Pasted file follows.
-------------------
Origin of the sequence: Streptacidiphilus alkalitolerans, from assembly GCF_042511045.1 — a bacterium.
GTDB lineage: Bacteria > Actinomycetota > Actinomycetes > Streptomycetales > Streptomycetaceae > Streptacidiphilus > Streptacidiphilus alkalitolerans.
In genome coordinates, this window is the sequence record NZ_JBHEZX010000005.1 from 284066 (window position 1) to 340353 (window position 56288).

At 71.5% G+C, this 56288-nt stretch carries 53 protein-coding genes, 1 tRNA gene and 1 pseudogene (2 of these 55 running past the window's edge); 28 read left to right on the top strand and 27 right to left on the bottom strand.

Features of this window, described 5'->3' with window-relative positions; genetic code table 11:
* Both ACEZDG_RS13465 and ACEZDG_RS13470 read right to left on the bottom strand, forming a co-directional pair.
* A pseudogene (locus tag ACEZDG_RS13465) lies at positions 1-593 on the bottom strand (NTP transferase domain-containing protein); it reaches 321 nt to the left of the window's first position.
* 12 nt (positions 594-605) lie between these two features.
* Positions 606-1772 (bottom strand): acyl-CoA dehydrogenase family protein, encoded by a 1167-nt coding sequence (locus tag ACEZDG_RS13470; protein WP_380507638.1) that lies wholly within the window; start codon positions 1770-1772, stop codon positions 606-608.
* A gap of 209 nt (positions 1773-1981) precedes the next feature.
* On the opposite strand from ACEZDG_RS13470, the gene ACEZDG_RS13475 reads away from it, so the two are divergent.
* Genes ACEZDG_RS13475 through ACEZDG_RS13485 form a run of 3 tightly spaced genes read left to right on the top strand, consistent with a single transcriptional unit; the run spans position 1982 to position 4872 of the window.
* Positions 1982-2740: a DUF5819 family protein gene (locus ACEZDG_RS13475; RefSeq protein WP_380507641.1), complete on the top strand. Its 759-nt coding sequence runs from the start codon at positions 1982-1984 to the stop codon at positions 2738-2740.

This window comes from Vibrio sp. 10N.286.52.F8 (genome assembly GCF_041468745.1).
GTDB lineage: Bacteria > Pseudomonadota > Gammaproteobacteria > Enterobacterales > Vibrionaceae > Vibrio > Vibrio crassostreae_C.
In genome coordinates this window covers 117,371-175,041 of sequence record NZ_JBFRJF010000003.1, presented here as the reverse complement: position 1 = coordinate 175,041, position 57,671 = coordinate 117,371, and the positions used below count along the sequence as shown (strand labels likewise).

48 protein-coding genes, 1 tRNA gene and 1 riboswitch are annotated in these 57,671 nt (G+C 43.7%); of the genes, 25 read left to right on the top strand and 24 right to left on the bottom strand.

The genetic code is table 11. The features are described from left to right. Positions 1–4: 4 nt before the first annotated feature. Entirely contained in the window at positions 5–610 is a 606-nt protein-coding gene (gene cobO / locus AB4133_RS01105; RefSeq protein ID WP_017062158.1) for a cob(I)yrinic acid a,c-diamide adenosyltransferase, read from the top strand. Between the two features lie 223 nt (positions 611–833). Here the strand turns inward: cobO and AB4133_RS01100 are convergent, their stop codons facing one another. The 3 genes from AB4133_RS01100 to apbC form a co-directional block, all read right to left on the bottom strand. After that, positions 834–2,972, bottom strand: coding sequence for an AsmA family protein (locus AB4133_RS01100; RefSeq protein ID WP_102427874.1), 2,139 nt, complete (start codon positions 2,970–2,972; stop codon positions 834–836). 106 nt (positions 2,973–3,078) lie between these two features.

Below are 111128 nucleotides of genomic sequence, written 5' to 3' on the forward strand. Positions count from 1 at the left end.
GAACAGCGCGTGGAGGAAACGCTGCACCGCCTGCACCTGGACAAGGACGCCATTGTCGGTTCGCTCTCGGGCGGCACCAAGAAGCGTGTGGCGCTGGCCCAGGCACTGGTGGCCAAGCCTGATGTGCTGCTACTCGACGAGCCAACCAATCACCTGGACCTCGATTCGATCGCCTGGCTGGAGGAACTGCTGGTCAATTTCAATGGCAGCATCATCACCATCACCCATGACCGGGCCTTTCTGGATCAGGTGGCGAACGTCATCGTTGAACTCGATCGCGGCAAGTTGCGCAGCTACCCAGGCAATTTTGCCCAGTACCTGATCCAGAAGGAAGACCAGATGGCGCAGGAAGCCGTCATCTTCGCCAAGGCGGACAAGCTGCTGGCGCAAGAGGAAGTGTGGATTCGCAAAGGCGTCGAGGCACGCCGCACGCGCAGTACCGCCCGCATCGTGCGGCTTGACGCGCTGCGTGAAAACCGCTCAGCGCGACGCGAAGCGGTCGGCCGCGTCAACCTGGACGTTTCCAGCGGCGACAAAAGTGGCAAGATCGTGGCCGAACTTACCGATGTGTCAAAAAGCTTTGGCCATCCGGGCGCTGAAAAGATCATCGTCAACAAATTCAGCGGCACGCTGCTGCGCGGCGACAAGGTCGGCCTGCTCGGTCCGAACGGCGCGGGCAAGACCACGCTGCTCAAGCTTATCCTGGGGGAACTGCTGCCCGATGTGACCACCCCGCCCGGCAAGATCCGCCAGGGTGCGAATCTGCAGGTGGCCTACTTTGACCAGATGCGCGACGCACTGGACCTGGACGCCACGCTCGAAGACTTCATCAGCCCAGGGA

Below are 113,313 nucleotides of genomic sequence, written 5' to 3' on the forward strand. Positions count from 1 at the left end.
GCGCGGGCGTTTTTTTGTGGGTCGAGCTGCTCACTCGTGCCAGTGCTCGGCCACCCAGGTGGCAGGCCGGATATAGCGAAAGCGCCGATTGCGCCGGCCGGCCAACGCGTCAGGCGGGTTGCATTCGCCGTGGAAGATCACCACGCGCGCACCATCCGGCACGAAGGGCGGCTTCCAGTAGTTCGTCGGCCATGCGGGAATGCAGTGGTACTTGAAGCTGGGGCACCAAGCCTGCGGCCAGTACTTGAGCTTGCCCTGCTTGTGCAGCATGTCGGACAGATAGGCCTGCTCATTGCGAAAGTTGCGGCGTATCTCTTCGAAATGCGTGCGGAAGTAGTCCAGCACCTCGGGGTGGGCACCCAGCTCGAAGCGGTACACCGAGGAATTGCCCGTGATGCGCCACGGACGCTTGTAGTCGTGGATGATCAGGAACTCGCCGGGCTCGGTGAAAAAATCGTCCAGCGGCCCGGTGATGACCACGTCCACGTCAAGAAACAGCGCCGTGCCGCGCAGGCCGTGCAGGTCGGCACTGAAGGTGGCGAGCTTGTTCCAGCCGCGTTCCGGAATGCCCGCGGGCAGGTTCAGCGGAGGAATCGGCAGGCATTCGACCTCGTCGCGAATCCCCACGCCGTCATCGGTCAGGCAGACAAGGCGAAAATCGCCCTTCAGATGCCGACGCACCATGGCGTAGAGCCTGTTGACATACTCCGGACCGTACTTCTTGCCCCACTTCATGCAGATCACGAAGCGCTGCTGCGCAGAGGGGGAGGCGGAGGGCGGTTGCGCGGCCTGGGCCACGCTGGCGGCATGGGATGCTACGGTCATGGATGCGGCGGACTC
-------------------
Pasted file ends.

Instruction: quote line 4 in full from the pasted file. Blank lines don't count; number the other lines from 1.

At 71.5% G+C, this 56288-nt stretch carries 53 protein-coding genes, 1 tRNA gene and 1 pseudogene (2 of these 55 running past the window's edge); 28 read left to right on the top strand and 27 right to left on the bottom strand.